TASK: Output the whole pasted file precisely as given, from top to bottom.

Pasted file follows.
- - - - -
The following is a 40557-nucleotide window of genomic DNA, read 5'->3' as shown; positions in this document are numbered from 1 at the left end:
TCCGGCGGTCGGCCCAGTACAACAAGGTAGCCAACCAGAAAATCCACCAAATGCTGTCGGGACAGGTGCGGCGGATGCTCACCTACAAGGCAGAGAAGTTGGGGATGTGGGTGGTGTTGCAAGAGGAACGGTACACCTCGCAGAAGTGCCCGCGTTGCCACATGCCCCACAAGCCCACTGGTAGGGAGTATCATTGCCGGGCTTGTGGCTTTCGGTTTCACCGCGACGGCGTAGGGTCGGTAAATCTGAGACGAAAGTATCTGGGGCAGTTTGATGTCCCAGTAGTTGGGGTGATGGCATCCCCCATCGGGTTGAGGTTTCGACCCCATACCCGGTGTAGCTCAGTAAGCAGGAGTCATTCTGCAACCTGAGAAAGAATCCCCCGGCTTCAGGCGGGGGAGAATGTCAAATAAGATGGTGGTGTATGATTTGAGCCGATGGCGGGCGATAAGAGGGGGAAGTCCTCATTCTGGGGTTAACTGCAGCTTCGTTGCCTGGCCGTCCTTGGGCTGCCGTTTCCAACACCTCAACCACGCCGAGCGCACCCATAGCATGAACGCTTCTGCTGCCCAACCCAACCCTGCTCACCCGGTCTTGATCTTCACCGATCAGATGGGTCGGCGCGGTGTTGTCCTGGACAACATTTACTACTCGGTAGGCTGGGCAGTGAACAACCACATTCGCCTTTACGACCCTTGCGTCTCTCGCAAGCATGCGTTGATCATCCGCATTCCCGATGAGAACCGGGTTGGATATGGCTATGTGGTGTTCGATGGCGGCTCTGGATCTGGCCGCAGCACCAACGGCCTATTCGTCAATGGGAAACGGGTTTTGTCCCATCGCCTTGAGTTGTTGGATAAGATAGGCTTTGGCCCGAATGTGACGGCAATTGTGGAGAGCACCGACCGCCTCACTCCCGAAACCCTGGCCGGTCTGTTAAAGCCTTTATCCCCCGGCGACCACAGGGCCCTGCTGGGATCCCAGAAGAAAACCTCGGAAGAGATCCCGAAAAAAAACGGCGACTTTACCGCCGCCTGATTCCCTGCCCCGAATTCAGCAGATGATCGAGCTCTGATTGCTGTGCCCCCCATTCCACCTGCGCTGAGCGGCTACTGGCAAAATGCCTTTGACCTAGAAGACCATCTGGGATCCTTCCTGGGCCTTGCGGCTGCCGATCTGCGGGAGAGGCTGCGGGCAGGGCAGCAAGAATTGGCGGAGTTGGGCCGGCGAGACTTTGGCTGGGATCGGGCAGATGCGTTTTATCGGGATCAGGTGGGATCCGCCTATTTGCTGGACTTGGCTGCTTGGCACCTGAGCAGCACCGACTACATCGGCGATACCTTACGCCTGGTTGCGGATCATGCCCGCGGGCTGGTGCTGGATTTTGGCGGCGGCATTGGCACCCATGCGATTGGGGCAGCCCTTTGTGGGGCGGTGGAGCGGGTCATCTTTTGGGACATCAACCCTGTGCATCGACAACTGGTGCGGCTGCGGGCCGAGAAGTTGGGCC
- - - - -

The following is a 40557-nucleotide window of genomic DNA, read 5'->3' as shown; positions in this document are numbered from 1 at the left end:
TCCGGCGGTCGGCCCAGTACAACAAGGTAGCCAACCAGAAAATCCACCAAATGCTGTCGGGACAGGTGCGGCGGATGCTCACCTACAAGGCAGAGAAGTTGGGGATGTGGGTGGTGTTGCAAGAGGAACGGTACACCTCGCAGAAGTGCCCGCGTTGCCACATGCCCCACAAGCCCACTGGTAGGGAGTATCATTGCCGGGCTTGTGGCTTTCGGTTTCACCGCGACGGCGTAGGGTCGGTAAATCTGAGACGAAAGTATCTGGGGCAGTTTGATGTCCCAGTAGTTGGGGTGATGGCATCCCCCATCGGGTTGAGGTTTCGACCCCATACCCGGTGTAGCTCAGTAAGCAGGAGTCATTCTGCAACCTGAGAAAGAATCCCCCGGCTTCAGGCGGGGGAGAATGTCAAATAAGATGGTGGTGTATGATTTGAGCCGATGGCGGGCGATAAGAGGGGGAAGTCCTCATTCTGGGGTTAACTGCAGCTTCGTTGCCTGGCCGTCCTTGGGCTGCCGTTTCCAACACCTCAACCACGCCGAGCGCACCCATAGCATGAACGCTTCTGCTGCCCAACCCAACCCTGCTCACCCGGTCTTGATCTTCACCGATCAGATGGGTCGGCGCGGTGTTGTCCTGGACAACATTTACTACTCGGTAGGCTGGGCAGTGAACAACCACATTCGCCTTTACGACCCTTGCGTCTCTCGCAAGCATGCGTTGATCATCCGCATTCCCGATGAGAACCGGGTTGGATATGGCTATGTGGTGTTCGATGGCGGCTCTGGATCTGGCCGCAGCACCAACGGCCTATTCGTCAATGGGAAACGGGTTTTGTCCCATCGCCTTGAGTTGTTGGATAAGATAGGCTTTGGCCCGAATGTGACGGCAATTGTGGAGAGCACCGACCGCCTCACTCCCGAAACCCTGGCCGGTCTGTTAAAGCCTTTATCCCCCGGCGACCACAGGGCCCTGCTGGGATCCCAGAAGAAAACCTCGGAAGAGATCCCGAAAAAAAACGGCGACTTTACCGCCGCCTGATTCCCTGCCCCGAATTCAGCAGATGATCGAGCTCTGATTGCTGTGCCCCCCATTCCACCTGCGCTGAGCGGCTACTGGCAAAATGCCTTTGACCTAGAAGACCATCTGGGATCCTTCCTGGGCCTTGCGGCTGCCGATCTGCGGGAGAGGCTGCGGGCAGGGCAGCAAGAATTGGCGGAGTTGGGCCGGCGAGACTTTGGCTGGGATCGGGCAGATGCGTTTTATCGGGATCAGGTGGGATCCGCCTATTTGCTGGACTTGGCTGCTTGGCACCTGAGCAGCACCGACTACATCGGCGATACCTTACGCCTGGTTGCGGATCATGCCCGCGGGCTGGTGCTGGATTTTGGCGGCGGCATTGGCACCCATGCGATTGGGGCAGCCCTTTGTGGGGCGGTGGAGCGGGTCATCTTTTGGGACATCAACCCTGTGCATCGACAACTGGTGCGGCTGCGGGCCGAGAAGTTGGGCC